“You will always need highly trained staff to successfully ship goods via airfreight. This became especially visible during the pandemic when high sickness rates challenged the whole industry. Digitalization can compensate at least for some of these absences. But we are still witnessing that digitalization has not progressed so far to fully substitute manual work – it probably never will, and this is important. Digital solutions can only work if you have people using it properly,” said Conrady.
“With Fair@Link we have a solid cornerstone of valuable information, that we would like all local process partners to make use of in order to provide more fluent and more robust cargo operations at Frankfurt airport,” he added.
FAIR@Link cargo community platform is now digitally linked with the Click-2-drive automatic license plate detection system.
The result: starting immediately, barriers at Gates 21 and 32 at Frankfurt Airport’s CargoCity South will automatically open for vehicles with confirmed time slot in the FAIR@Link system for loading or unloading at one of the forwarders operating there.
The Intelligent networking of automatic license plate detection with FAIR@Link cargo community platform is a major time saving for forwarders and truckers who take advantage of its slot booking system.
When booking a slot, they provide all of the information needed for Click-2-drive. Fraport installed the Click-2-drive automatic license plate detection system at gates 31 and 32 last year. Now, when a registered vehicle drives up to the entrance barrier the system not only scans its license plate but also queries FAIR@Link to see if there is a corresponding slot booking.
If so, the barrier opens to let the vehicle through. In case the license plate number isn’t recognized or the driver isn’t using the vehicle specified when booking the slot, they can scan the QR code received when registering to gain admission.
“FAIR@Link has a modular structure and is adapted to the special requirements of the respective airports and their logistics customers. Depending on individual needs, it can also support Customs, security, dangerous goods and SCM processes – and in many cases can even be automated,” said Gladiator.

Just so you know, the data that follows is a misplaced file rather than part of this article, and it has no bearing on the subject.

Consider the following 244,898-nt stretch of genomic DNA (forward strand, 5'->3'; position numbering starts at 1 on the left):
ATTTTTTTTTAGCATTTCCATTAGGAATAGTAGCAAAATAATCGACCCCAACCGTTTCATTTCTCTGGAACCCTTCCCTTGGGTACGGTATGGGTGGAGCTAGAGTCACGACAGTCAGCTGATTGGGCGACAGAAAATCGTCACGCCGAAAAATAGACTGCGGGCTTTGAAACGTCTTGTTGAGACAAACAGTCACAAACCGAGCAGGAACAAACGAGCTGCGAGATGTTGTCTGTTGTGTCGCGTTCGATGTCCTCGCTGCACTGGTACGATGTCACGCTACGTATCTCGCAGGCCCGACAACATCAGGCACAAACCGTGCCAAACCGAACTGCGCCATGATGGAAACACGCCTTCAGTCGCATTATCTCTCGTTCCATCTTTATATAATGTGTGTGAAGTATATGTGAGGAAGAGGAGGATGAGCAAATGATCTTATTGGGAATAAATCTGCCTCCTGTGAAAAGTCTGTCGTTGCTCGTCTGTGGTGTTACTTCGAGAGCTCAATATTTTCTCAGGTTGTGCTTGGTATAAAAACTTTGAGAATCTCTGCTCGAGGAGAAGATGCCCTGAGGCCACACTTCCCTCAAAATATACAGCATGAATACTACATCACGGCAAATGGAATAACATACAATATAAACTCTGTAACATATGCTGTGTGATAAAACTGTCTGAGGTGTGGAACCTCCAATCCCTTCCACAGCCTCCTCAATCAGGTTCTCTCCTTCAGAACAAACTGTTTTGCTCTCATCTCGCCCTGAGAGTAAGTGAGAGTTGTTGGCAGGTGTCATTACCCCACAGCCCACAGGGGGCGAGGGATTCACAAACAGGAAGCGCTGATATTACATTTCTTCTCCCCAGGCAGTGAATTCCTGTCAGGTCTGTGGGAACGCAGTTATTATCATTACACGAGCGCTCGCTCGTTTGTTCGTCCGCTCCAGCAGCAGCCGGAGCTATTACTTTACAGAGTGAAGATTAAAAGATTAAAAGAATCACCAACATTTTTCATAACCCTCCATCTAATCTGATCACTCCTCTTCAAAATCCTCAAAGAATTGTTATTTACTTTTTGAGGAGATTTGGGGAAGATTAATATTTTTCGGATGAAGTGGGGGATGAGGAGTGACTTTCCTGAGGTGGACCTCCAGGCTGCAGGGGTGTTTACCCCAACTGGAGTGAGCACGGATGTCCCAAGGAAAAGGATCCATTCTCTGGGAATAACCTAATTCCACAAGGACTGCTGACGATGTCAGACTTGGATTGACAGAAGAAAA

According to Conrady, at the moment, too many processes in airfreight handling are fractured – they are neither data-driven nor integrated. The air cargo industry will benefit from digital solutions more and more. Here, collaboration and data sharing will be the success factor. With this kind of network, all authorized persons along the supply chain will get access to the information needed so that things will be more predictable and at the same time as flexible as now.
To achieve this, a trustworthy cooperation is essential. On the other hand, digitalization on its own would not work. To achieve the right balance between digital and physical infrastructure, high skilled talents will always be needed to interfere in special processes and support a smooth cargo handling.
Conrady noted, “The cargo community platform was already introduced in 2015. Already back then, we recognized the need to network the supply chain partners on site and pushed ahead with the development of FAIR@Link together with leading freight forwarders, freight handlers and DAKOSY. Since then, FAIR@Link allows the exchange of shipment data across companies and thus helping to guarantee smooth and reliable processes in the air freight process chain. It therefore is the basis for further digitalization.
“In an ideal world, airports will develop to digital transfer hubs with worldwide standardized messages and interfaces, so that everyone speaks the same language. Industry representatives accept and trust in data sharing so that everyone understands the benefits from sharing information. In this world, technical solutions will improve fast, and we will work in a global digital ecosystem for efficient and secure data exchange.
“Following there would be almost no unpredictable disruption of operations, but rather well-prepared processes, pre-planned what-if scenarios, new collaboration models and automation at its best. The industry has already reached a lot of these goals, but we all have a long way to go to fully adopt digitalization.